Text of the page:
The other night, I watched a clip from one of Robert Morris’s sermons from Gateway Church in Texas. He stated that he believes it is impossible to be an atheist. Why? Because in order to say “God does not exist,” one must be omniscient (“S is omniscient = df. For all p, if p, then knows that p and does not believe that ˜p”). 

Full clip here:

Morris then argued that he does not bear the same requirements to believe in God because he personally knows God and talks to him every morning. 

I’ve heard this type of argument before from pastors. If someone claims to be an atheist, they retort with “How can you say there is no God if you don’t have knowledge of everything? Isn’t possible that God exists?” I don’t find this kind of argument convincing, and I don’t think Christians should use it.

First, I doubt such an argument will actually get you anywhere. No atheist will reply, “Gosh! You’re right! I guess I should be a Christian!” They will undoubtably engage in a debate about whether or not one can truly be an atheist without being omniscient. If one’s ultimate goal is to demonstrate that the Christian faith is reasonable, such an argument will be a distraction.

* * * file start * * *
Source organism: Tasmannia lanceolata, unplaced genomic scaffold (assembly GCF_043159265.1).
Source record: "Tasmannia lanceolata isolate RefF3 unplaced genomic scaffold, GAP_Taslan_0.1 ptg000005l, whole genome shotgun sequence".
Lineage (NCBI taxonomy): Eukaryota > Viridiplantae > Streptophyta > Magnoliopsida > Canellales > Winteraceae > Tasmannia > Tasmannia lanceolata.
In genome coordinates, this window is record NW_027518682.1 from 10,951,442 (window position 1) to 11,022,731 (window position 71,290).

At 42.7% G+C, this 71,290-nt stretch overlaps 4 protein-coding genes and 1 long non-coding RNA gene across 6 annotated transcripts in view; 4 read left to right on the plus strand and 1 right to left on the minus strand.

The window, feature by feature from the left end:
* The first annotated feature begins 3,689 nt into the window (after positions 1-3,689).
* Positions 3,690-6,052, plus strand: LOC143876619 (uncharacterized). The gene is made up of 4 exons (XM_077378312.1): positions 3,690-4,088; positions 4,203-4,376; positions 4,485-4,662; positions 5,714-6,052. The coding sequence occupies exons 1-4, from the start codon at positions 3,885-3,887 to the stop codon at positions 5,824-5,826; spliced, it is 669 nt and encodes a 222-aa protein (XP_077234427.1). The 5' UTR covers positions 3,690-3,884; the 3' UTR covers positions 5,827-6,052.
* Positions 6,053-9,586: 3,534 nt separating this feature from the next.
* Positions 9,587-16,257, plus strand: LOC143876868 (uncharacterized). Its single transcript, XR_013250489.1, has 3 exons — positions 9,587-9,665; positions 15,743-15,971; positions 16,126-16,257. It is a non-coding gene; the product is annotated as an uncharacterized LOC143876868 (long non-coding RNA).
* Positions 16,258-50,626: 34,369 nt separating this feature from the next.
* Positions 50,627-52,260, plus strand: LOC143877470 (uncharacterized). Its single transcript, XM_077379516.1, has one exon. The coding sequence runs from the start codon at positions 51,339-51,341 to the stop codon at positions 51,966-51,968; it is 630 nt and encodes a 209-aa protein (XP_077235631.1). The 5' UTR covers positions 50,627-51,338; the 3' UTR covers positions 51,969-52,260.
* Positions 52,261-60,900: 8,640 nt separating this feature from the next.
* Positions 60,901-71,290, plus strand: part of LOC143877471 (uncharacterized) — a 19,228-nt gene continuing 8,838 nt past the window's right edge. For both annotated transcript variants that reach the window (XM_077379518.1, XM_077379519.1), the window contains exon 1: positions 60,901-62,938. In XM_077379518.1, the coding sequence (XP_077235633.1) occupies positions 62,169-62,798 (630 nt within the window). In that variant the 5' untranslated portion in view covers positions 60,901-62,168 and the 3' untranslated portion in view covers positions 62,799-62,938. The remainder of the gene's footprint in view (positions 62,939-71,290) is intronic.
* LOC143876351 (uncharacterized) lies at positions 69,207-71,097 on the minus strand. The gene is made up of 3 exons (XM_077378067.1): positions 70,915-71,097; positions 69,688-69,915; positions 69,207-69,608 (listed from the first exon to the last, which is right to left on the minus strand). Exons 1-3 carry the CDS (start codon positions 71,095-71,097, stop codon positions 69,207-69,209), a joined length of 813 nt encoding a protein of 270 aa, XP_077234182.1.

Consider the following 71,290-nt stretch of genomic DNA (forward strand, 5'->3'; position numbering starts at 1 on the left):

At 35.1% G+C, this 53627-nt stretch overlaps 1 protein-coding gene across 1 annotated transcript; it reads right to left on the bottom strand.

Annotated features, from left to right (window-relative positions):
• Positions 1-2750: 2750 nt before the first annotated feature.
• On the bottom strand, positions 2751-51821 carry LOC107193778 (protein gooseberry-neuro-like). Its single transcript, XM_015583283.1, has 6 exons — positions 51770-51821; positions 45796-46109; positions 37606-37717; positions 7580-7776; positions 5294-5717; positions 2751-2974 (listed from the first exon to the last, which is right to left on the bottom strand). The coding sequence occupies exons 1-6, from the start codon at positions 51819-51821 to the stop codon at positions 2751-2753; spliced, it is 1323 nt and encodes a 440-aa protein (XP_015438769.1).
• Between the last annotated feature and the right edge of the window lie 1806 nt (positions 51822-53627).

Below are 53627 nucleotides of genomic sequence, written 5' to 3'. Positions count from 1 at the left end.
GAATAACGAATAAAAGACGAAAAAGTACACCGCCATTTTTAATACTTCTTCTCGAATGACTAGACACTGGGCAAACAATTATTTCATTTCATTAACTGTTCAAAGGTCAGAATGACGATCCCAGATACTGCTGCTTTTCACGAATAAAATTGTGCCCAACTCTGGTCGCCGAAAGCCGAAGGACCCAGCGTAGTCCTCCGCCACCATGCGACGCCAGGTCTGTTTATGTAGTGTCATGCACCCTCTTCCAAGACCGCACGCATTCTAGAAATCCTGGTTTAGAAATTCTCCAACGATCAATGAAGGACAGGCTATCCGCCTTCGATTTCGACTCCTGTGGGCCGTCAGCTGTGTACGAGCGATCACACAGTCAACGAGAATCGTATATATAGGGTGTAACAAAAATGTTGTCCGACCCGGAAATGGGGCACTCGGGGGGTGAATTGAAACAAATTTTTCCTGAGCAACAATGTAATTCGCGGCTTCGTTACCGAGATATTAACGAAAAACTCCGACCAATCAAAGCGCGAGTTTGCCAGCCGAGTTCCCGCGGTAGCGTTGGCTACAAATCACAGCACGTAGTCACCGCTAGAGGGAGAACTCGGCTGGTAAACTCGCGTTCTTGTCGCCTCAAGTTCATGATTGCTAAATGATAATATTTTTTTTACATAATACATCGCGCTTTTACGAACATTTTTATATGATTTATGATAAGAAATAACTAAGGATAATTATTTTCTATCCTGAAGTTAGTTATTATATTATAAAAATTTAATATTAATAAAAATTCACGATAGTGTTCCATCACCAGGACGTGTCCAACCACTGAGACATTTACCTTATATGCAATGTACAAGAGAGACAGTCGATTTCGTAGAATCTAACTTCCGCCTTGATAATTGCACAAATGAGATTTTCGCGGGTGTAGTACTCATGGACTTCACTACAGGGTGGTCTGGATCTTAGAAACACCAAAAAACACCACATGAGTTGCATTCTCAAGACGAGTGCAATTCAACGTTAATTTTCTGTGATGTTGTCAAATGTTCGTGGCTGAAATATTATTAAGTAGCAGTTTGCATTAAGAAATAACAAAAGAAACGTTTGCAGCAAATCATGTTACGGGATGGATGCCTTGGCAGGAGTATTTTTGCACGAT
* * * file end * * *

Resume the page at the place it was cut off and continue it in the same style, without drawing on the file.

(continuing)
Furthermore, saying “It’s possible God exists” doesn’t state anything meaningful. It’s also possible that unicorns exist, but that doesn’t provide reason to believe in unicorns. There is significant difference between something being epistemologically possible and metaphysically possible. 

The first concerns the powers of the imagination (I can think of God, but he may or may not exist). 

The second concerns what is logically possible to exist in reality (a three-sided square is not metaphysically possible). 

Clearly, from Morris’s argument, he is talking about epistemological possibility. As a result, it states nothing beyond the obvious, and does not provide much reason to believe in God. Therefore, I think it’s safe to say that pastors should move beyond using this type of argument. 

Note: I am not arguing against the existence of God. I am a Christian. But I am especially concerned with the way Christianity presents itself, and that definitely includes issues concerning philosophical arguments to show belief in God is reasonable.